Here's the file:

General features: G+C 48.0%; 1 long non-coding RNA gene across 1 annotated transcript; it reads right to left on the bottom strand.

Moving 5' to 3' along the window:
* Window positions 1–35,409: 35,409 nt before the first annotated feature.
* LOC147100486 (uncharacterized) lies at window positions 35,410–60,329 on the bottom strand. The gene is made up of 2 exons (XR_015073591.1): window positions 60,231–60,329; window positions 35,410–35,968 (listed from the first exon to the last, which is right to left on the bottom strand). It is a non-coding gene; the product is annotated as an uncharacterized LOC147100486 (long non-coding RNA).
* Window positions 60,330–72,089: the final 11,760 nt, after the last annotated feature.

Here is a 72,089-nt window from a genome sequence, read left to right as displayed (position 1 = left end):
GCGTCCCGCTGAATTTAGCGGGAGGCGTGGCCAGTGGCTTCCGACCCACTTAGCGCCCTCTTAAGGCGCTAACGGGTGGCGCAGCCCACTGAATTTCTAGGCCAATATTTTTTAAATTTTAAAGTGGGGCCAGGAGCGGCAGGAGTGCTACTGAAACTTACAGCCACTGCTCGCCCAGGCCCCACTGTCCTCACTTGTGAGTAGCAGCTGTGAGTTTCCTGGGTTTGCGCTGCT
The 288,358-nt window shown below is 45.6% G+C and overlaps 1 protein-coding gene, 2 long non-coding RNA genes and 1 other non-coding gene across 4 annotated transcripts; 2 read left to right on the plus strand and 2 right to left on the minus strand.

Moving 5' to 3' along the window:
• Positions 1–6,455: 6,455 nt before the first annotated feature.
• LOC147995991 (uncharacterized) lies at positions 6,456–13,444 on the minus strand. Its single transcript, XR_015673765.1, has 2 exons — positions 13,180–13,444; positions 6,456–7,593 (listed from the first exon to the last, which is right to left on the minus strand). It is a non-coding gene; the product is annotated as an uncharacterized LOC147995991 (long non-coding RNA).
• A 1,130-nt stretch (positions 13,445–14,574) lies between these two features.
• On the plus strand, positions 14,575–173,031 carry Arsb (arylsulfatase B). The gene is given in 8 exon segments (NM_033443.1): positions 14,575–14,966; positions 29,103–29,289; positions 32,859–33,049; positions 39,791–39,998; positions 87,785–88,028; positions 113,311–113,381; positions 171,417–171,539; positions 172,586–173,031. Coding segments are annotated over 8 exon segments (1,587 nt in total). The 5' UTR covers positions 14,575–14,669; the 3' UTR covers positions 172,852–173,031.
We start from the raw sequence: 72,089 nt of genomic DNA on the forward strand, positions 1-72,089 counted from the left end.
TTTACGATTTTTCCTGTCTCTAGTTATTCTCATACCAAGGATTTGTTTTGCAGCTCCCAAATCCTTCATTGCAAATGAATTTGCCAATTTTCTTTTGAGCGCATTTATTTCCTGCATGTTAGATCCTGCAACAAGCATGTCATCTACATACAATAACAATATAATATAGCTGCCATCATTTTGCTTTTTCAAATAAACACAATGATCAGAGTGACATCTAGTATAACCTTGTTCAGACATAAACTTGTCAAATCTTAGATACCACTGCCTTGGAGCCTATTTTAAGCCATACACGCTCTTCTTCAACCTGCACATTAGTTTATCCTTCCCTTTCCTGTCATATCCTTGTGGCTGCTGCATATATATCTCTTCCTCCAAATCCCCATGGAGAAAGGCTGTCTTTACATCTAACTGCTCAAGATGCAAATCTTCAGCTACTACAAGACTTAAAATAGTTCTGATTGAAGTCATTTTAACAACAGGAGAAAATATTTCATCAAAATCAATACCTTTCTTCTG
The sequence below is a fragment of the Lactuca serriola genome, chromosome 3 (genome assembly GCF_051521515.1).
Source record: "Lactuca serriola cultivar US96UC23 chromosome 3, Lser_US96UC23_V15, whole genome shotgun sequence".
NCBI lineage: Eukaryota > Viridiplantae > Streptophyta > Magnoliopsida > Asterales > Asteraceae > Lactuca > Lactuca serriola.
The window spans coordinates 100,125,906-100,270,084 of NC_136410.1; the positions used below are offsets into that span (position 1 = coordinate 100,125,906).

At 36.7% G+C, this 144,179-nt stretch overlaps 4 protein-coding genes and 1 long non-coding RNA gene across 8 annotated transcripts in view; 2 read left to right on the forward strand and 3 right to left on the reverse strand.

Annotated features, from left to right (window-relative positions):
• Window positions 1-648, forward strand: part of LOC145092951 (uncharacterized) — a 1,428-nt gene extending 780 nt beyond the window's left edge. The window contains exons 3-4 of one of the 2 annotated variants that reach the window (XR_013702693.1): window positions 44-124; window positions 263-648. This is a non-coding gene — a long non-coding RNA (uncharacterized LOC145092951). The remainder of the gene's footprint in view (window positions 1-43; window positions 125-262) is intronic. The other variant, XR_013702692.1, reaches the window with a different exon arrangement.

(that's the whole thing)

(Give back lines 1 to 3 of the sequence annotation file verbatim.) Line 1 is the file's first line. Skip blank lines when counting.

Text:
General features: G+C 48.0%; 1 long non-coding RNA gene across 1 annotated transcript; it reads right to left on the bottom strand.

Moving 5' to 3' along the window:
* Window positions 1–35,409: 35,409 nt before the first annotated feature.